As part of the flurry of announcements for this year's IBM THINK conference, IBM has announced a major update to Cloud Pak for Data that provides more capabilities for consuming and managing data across different steps of the lifecycle. As Larry Dignan covered it yesterday, AutoSQL is at the heart of the new capabilities for distributed query of data, expanding Cloud Pak for Data's reach beyond the original prepackaged data warehouse to cloud object storage and other relational databases.
AutoSQL is one of several capabilities being introduced to Cloud Pak for Data, alongside AutoCatalog, which automates data discovery and maintains a real-time inventory of data assets, and AutoPrivacy, that uses machine learning to automate the designation of sensitive data and facilitate enforcement of privacy protection policies. Putting this all together is an architectural pattern that IBM calls the intelligent data fabric that provides APIs and integration for automating the management of data from discovery to query and governance/compliance. By the way, don't confuse it with a similarly named service that schedules and automates queries to MySQL.
IBM describes AutoSQL as a universal query engine. The simplest way to describe it is as distributed query engine for your data landscape, or in essence, IBM's take on the data lakehouse. That is, data may reside in Cloud Pak for Data's own data warehouse or data lake, external data warehouses, or in object storage in other clouds. Queries are pushed down to the source, rather than the typical method of moving data to the database engine (which would otherwise run the queries). It accesses databases, data lakes (e.g., cloud storage such as S3, Azure ADLS, Google Cloud storage, or other object stores), and streaming data.
The guiding notion with AutoSQL is that you place a query and don't have to worry about how to configure it to run against data that resides in different environments, on-premises or in the public cloud, and can run at petabyte scale. IBM has worked in various caching and acceleration schemes to accelerate query processing. Optimization and tuning of queries is all inside a black box.
AutoSQL's query engine harvests capabilities consolidated from IBM''s roughly half dozen SQL engines that originated for Db2, Netezza, BigSQL for Hadoop, and others. And it offers the option for running batch jobs using Spark. In essence, this is IBM's answer to Azure Synapse Analytics, which also provides a choice of SQL or Spark processing. IBM differentiates AutoSQL, and cloud Pak for Data, as being cloud-agnostic, vs. Azure Synapse, which only runs on Microsoft's cloud.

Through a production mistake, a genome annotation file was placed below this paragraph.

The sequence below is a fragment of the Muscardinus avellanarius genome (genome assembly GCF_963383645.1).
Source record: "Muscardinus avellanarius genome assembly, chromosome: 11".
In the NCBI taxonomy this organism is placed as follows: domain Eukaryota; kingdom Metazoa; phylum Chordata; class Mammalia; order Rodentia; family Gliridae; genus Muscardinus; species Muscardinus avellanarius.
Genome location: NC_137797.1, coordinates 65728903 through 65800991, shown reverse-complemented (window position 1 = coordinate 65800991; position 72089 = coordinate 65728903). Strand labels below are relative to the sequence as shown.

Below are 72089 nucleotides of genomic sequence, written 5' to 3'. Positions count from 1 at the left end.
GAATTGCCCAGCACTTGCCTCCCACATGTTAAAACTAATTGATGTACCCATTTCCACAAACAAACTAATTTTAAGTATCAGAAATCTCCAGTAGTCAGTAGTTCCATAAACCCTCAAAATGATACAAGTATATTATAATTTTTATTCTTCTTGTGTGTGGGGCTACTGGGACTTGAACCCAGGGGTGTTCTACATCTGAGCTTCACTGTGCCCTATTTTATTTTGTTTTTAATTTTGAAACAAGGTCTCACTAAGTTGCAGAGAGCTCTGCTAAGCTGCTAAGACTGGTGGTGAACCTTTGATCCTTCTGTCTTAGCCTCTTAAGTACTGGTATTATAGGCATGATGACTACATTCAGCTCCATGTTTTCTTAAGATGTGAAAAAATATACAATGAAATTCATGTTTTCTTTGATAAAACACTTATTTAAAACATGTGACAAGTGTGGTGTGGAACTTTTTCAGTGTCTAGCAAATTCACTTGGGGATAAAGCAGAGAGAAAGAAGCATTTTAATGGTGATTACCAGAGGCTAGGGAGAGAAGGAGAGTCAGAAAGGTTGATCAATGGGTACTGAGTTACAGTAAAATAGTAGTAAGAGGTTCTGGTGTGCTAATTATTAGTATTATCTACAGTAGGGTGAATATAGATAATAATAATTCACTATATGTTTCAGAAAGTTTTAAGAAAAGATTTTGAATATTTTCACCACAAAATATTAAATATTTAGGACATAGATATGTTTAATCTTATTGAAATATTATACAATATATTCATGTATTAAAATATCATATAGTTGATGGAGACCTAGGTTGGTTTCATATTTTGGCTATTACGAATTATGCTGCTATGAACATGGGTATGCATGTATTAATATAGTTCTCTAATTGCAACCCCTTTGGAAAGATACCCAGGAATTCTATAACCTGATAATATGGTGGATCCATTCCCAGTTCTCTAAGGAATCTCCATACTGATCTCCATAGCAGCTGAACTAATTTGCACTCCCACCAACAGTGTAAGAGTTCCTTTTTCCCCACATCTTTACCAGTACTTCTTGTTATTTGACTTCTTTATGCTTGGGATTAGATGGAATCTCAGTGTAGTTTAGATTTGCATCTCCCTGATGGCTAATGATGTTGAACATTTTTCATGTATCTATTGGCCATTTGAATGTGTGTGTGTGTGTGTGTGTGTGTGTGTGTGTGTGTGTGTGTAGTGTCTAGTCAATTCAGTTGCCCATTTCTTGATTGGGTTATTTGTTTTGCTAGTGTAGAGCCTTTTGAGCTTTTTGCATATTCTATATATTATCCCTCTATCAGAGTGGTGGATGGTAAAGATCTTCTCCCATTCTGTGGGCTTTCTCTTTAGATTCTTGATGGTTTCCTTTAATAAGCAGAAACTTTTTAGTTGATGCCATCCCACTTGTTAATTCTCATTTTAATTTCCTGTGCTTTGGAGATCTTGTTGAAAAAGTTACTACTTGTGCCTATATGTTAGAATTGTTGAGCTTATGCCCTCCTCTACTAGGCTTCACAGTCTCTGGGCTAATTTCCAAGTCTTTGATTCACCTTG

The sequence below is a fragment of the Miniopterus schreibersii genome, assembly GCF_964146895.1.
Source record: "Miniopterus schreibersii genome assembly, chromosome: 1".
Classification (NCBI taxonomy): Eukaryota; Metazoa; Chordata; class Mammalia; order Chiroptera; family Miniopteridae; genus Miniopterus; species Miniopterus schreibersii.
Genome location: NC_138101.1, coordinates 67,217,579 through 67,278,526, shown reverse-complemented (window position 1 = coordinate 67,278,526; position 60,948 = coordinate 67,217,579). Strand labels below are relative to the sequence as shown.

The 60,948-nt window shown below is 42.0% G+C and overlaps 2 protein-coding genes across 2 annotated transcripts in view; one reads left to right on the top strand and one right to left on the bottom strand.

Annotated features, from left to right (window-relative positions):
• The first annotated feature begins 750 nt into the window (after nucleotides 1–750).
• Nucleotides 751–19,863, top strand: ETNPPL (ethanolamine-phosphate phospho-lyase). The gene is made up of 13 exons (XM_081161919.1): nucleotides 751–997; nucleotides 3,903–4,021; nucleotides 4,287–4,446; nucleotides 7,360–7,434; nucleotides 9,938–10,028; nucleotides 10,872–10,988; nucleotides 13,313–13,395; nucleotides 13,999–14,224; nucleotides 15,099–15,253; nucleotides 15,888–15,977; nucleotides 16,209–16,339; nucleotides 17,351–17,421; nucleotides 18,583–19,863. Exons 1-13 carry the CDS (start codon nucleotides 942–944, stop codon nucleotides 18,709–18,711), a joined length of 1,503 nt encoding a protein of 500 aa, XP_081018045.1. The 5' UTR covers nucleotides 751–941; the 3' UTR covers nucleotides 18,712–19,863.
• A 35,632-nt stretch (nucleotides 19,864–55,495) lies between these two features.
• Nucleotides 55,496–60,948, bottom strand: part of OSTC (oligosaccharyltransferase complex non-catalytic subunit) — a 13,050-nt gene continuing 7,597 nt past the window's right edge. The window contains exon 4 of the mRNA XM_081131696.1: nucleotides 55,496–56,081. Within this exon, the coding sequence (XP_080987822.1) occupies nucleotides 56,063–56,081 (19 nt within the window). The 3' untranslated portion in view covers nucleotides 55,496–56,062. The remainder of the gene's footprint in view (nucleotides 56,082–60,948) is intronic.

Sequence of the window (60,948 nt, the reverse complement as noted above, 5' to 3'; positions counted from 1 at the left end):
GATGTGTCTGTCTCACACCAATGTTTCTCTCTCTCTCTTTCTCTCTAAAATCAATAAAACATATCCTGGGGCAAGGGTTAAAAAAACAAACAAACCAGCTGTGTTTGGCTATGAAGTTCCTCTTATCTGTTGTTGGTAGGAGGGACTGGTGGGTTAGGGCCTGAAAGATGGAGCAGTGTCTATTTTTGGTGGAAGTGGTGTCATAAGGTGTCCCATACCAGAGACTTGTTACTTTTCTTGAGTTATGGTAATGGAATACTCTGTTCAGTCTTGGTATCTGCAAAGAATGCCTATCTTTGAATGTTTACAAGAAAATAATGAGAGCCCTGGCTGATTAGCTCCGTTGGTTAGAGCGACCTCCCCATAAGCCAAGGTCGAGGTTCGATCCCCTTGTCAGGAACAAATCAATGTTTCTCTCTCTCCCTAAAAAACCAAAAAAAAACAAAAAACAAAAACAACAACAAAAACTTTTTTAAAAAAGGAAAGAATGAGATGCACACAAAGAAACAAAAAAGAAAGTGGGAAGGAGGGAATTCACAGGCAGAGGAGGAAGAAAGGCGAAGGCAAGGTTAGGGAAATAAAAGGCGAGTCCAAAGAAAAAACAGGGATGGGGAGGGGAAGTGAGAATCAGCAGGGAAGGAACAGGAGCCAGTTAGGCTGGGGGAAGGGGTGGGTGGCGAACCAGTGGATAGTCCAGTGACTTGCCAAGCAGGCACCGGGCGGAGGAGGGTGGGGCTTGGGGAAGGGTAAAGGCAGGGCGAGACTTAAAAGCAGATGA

Being part of the data fabric architecture, AutoSQL works with AutoCatalog. The discovery part means aligning the data with business terms – that's where AutoCatalog comes in. The catalog can generate data description language (DDL) that AutoSQL can use for generating data stores for persisting results. This can be critical, especially when working with public clouds that have data egress charges, where it might be more expedient to persist the results of frequent queries in an intermediate data store. In a multicloud environment, where you want to minimize data movement from different clouds, such data stores can become the physical instantiation of materialized data views.
AutoSQL is the first step toward expanding the reach for Cloud Pak for Data. It has extended the envelope from the embedded data warehouse of Cloud Pak for Data to the broader world of data lakes. By combining capabilities from IBM's various SQL engines and working in Spark, AutoSQL, IBM puts query of data warehouses and data lakes (cloud storage) on equal footing. We would like to see closer integration with IBM Event Streams – with the ability to run SQL query on real-time data in motion. Given that IBM is positioning AutoSQL as a way to scale query out to multiple data sources, we have a couple questions. What about querying data at the edge – whether the data resides in a local database inside a factory, or the aggregation of results of analytics conducted on remote devices out in the field? Or, flipping the equation, in a cloud-native world where compute is separated from storage what about multiple compute engines that are accessing the same data? These are the answers that we'll expect to hear from IBM in coming months.